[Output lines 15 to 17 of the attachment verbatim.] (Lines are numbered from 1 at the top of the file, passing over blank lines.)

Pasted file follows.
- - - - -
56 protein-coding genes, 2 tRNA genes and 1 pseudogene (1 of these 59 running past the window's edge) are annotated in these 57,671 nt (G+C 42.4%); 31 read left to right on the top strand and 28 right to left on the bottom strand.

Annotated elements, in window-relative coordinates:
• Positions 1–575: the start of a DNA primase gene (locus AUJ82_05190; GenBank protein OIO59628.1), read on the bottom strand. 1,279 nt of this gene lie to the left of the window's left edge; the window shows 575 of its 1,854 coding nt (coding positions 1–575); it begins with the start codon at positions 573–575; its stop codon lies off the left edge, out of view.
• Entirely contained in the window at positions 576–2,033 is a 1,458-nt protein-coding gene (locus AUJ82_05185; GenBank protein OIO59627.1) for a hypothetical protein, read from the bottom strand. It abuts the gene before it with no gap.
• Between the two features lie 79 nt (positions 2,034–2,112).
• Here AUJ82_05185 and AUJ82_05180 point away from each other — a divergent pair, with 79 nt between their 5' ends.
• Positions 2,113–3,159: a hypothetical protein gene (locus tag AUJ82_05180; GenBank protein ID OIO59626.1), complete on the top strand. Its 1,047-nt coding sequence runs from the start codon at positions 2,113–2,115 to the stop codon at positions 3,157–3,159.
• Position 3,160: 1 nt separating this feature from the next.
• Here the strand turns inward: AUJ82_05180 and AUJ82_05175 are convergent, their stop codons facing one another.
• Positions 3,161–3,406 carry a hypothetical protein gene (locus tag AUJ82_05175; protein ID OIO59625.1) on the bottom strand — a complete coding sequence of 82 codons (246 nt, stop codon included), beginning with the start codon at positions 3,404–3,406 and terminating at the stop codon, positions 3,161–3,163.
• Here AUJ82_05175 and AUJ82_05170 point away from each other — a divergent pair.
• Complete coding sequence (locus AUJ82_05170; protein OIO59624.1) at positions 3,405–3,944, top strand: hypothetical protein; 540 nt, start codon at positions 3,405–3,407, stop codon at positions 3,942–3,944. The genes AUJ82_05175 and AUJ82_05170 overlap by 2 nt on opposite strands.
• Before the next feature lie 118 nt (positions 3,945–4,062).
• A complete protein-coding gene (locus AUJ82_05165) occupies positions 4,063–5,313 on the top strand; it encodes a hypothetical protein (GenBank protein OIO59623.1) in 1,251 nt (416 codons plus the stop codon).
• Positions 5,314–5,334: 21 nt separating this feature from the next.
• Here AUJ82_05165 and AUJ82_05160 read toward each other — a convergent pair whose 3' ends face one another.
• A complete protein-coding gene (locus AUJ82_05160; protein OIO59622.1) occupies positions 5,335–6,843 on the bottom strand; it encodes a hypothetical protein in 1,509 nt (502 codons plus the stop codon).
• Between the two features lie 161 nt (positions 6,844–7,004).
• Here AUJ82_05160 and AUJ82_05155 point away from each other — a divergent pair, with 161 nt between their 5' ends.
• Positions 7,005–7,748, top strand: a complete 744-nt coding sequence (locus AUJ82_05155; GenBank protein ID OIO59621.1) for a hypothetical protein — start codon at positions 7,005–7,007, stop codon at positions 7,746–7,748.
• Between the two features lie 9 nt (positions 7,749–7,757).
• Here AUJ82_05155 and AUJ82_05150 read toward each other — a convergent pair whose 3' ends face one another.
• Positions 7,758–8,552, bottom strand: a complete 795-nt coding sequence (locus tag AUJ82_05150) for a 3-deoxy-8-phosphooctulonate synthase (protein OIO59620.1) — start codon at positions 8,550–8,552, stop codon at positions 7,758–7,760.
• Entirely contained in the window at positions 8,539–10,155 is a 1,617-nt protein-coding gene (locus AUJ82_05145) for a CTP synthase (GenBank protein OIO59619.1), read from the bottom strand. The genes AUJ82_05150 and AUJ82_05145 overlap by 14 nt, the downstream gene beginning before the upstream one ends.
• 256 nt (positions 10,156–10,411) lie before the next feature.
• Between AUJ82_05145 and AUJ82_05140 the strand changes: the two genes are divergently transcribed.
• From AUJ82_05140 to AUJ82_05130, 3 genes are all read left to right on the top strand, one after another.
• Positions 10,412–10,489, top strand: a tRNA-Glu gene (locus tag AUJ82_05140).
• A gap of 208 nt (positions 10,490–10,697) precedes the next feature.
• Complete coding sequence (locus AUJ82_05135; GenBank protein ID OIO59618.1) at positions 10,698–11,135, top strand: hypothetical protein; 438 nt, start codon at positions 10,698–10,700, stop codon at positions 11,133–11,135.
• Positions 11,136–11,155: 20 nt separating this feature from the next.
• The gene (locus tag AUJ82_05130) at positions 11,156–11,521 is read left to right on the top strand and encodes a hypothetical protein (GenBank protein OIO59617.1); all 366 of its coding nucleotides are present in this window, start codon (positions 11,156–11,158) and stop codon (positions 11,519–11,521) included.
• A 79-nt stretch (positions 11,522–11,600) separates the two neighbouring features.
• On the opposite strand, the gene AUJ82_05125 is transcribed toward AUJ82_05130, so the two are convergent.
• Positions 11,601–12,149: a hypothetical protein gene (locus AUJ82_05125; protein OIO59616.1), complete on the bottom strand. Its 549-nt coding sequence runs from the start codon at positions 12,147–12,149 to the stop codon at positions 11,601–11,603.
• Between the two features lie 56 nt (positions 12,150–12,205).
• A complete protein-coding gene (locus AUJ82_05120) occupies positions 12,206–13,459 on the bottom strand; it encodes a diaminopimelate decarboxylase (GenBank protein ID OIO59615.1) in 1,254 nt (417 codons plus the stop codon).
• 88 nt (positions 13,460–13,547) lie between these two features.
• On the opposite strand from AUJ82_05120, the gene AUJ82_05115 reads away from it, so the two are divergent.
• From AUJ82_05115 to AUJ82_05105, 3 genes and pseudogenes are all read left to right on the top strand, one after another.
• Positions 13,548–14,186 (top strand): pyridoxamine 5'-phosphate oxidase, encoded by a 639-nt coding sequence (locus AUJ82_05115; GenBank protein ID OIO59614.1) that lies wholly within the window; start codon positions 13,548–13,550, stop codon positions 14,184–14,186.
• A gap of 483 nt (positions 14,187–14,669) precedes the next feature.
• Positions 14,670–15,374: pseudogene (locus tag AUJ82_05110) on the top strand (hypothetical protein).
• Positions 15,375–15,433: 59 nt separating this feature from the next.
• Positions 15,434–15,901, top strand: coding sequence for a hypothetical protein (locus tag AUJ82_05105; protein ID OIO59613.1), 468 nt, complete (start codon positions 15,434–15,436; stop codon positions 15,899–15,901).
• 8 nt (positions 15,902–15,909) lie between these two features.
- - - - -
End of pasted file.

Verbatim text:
• Positions 5,314–5,334: 21 nt separating this feature from the next.
• Here AUJ82_05165 and AUJ82_05160 read toward each other — a convergent pair whose 3' ends face one another.
• A complete protein-coding gene (locus AUJ82_05160; protein OIO59622.1) occupies positions 5,335–6,843 on the bottom strand; it encodes a hypothetical protein in 1,509 nt (502 codons plus the stop codon).